A routine background check uncovered that Passaic, New Jersey’s Department of Recreation director was charged with theft while employed as a Passaic city police officer in 1998. On the same day that Eriberto “Eddie” Carrero received a raise and a promotion from the city, he was also ordered to complete a criminal background check as part of the hiring process for his new job. Carrero was already the superintendent of the recreation department, but his department also recently merged with the Cultural and Senior Affairs departments. Passaic mayor Alex D. Blanco believes Carrero should be allowed to keep his new post, regardless of what the background check shows. Blanco said that Carrero is “doing a great job” and is “entitled to a second chance.”
Carrero, a well-liked employee of eleven years and coach of the recent third-place national championship winning Passaic Indians city baseball team, said that he has never had any disciplinary problems, and has “proven [him]self.” At the same city council meeting where Carrero unanimously received a $10,000 raise and promotion from the city council, he was also praised for raising $15,000 in donations for the baseball team and leading them to third-place victory. Gary Schaer, City Council President, proclaimed, “Hats off to Eddie Carrero.” Carrero agreed to the background check, saying that he didn’t have a criminal record. Of the previous misconduct and theft charges, he said they were “all dismissed.”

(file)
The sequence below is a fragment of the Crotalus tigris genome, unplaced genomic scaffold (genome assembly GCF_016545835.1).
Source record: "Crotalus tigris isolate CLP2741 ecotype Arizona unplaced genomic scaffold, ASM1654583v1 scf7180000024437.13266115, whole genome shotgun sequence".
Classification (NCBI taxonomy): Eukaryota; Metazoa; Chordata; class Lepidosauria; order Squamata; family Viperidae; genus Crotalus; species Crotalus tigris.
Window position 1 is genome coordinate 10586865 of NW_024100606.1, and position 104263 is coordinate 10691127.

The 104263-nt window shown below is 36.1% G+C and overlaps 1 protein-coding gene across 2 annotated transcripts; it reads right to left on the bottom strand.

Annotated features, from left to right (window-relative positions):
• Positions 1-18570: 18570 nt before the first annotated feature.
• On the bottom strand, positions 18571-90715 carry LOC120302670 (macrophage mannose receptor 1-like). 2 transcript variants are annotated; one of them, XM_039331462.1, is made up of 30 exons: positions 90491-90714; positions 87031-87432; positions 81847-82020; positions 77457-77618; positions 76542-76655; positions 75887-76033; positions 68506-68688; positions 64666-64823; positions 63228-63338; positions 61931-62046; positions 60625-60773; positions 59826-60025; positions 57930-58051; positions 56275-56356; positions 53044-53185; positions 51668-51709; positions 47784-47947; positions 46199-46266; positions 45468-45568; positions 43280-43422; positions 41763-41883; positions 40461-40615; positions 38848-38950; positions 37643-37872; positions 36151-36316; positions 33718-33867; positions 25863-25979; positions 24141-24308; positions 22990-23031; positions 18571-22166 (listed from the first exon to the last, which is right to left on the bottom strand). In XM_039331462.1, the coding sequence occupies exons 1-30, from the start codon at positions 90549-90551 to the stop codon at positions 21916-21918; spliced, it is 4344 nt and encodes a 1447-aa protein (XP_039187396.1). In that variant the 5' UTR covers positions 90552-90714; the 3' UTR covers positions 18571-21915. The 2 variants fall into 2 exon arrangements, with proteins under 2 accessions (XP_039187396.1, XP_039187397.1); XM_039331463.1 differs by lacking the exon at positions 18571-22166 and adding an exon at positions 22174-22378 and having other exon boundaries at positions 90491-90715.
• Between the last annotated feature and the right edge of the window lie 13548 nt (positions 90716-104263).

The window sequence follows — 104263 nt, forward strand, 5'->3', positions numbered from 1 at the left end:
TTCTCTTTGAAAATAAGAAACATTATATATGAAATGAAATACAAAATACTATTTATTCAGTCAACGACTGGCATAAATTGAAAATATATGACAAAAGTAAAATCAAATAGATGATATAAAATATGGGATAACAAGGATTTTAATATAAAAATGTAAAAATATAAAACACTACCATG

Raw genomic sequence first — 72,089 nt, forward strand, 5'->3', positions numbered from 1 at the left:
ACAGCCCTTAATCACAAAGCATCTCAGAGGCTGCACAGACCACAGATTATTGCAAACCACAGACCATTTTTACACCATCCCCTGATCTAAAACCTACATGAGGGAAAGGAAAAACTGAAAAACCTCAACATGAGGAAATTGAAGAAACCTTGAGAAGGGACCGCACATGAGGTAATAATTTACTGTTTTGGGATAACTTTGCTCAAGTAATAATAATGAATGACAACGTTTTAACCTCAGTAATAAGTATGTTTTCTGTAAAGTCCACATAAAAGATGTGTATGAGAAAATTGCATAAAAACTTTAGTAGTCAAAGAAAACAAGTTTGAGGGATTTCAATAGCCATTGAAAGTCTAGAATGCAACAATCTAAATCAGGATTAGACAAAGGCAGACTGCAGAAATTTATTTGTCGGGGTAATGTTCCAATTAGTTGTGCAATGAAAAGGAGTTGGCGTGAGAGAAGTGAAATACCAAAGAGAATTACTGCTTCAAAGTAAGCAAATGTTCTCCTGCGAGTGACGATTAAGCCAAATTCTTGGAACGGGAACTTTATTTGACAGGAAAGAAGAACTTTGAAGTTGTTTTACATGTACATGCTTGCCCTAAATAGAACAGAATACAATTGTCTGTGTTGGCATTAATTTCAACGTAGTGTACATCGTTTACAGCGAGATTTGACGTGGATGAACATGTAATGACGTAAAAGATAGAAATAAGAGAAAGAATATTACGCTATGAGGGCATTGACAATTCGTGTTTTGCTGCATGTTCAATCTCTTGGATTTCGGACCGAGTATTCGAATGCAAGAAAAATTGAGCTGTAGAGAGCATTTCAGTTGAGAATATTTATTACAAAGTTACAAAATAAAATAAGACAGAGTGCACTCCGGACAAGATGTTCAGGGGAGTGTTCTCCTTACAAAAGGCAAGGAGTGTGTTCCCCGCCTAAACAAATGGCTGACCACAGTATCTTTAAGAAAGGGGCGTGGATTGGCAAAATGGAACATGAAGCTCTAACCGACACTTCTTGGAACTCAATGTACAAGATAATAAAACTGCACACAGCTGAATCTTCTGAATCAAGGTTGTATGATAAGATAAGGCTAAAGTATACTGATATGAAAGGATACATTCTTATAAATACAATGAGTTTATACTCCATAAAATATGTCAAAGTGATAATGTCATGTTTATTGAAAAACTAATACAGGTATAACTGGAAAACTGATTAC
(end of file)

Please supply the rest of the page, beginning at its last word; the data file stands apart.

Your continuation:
Carrero was fired in 1998 from his city police officer job when he pleaded guilty to official misconduct and theft. The state charged that he and four other Passaic policemen accepted payment for a security detail in Passaic public schools without actually working the security detail. Carrero agreed to return $1,040 and give up his badge in a plea bargain deal. In 2001 he was rehired by the city’s municipal court, and then the recreation department a year later, eventually rising to superintendent. Carrero’s large raise in salary was attributed to an anticipated increased workload. The ordinance dictating the merger of the recreation, cultural, and senior services departments also states that “all adults” working with minors in the city recreation programs must receive background checks. According to the ordinance, anyone found with convictions that “negatively impact the health, safety and welfare of children” will be dismissed from the department.
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Author: Michael Klazema